Like you, I pay a LOT of attention to what posters here have to say.   These folks are "real world players", of all ages,  and not a bunch of college interns.  Also, we don't get paid for what we choose and use, or get it free.   Our choices are based on VALUE and UTILITY.

The gear we choose MUST WORK.   If it doesn't ... we say so.

______________________________

 ~ r2 ~

1:51 a.m. on May 29, 2011 (EDT)
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Remember Vasque Super Hiker IIs? Not an especially striking boot. Not a special boot in any regard...except that they were nicely made Italian boots WITHOUT Gore-Tex. I took options like that for granted. The Gore-Texless boot market is obviously too small to sustain offering those type options. A real bummer. I too believe it is unnecessary overkill. With the available leather technologies, I don't need Gore-Tex, but when I go boot shopping, I have little choice.

Does anyone have a handy list of boots made without Gore-Tex? I speak of boots presently in production. Full leather, Vibram (or proven proprietary equivalent), above the ankle boots.

9:50 a.m. on May 29, 2011 (EDT)
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I agree with the anti gore-tex feelings on boots.Sad that makers do not give us the option of no GT.As for makers of boots I love the Scarpa and La Sportiva brands.I do have a european foot,parents immigrated from LATVIA,so  they fit very well.I too think the Italians build the best boots.Buyer beware because even they are starting to farm out to other countrys on some of their models to hold costs down.As for Crispi boots I have not had the pleasure of using them.If you purchase a pair please keep us posted on how they work out.

12:46 p.m. on May 29, 2011 (EDT)
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I also prefer boots without GTX,

When is the last time you saw a cow just spring a leak?

FGL with good construction and proper care is plenty waterproof IMO.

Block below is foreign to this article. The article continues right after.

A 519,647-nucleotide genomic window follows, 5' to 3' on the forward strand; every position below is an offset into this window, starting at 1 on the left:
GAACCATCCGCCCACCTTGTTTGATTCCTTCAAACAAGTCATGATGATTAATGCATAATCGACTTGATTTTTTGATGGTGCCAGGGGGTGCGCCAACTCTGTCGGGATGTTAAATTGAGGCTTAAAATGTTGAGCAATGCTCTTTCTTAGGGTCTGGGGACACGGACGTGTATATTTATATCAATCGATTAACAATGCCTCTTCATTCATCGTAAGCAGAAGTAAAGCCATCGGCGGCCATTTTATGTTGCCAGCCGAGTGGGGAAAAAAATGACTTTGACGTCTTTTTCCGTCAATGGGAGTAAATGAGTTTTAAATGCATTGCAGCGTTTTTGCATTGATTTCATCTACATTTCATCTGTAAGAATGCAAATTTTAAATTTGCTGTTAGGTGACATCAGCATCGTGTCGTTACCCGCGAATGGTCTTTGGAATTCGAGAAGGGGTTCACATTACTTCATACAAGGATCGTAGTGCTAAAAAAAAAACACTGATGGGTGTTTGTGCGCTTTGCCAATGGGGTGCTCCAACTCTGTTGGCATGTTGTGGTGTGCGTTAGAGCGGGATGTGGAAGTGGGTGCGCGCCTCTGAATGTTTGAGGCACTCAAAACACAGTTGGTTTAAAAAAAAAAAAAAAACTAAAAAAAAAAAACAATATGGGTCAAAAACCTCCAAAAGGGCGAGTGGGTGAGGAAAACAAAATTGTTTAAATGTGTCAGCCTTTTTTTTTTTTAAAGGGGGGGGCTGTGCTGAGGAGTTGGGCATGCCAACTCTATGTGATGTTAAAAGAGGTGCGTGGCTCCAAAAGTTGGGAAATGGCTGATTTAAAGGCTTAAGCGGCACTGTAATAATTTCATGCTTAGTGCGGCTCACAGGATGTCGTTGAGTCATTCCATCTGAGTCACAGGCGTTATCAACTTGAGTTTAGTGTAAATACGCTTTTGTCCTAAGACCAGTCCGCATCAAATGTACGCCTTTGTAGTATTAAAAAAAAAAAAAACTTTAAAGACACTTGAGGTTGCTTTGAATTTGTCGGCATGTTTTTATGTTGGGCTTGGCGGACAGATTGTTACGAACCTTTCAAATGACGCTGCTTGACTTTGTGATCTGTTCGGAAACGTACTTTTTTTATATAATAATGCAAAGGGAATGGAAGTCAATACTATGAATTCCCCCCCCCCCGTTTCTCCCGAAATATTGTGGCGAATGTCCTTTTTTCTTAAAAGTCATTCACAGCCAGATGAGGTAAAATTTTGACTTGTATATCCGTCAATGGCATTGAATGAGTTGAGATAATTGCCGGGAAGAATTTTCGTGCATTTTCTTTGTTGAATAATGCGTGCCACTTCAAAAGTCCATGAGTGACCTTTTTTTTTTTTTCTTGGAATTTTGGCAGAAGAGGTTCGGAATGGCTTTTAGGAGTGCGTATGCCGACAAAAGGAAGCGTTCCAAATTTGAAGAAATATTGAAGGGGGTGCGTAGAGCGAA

FGL's with good water proofing stops the water on the outside of the boot; where does GTX stop the water?

I'm not familiar with Crispi Boots Rick, I hope someone can help you out.

12:48 p.m. on May 29, 2011 (EDT)
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Remember Vasque Super Hiker IIs? Not an especially striking boot. Not a special boot in any regard...except that they were nicely made Italian boots WITHOUT Gore-Tex. I took options like that for granted. The Gore-Texless boot market is obviously too small to sustain offering those type options. A real bummer. I too believe it is unnecessary overkill. With the available leather technologies, I don't need Gore-Tex, but when I go boot shopping, I have little choice.

Does anyone have a handy list of boots made without Gore-Tex? I speak of boots presently in production. Full leather, Vibram (or proven proprietary equivalent), above the ankle boots.

 

First 3 that come to mind are the Scarpa SL m3, Alicos, and Limmers. There are a few others out there. I'm. Sure someone else will probably chime in. Non gtx fgls vs gtx fgls have been a serious topic of discussion here at times. I don't see how you could go wrong on the 3 I mentioned IF THEY FIT. Also I suggest using something like Obenhaufs LP or Nikwax for easier break-in and leather care of these type of boots.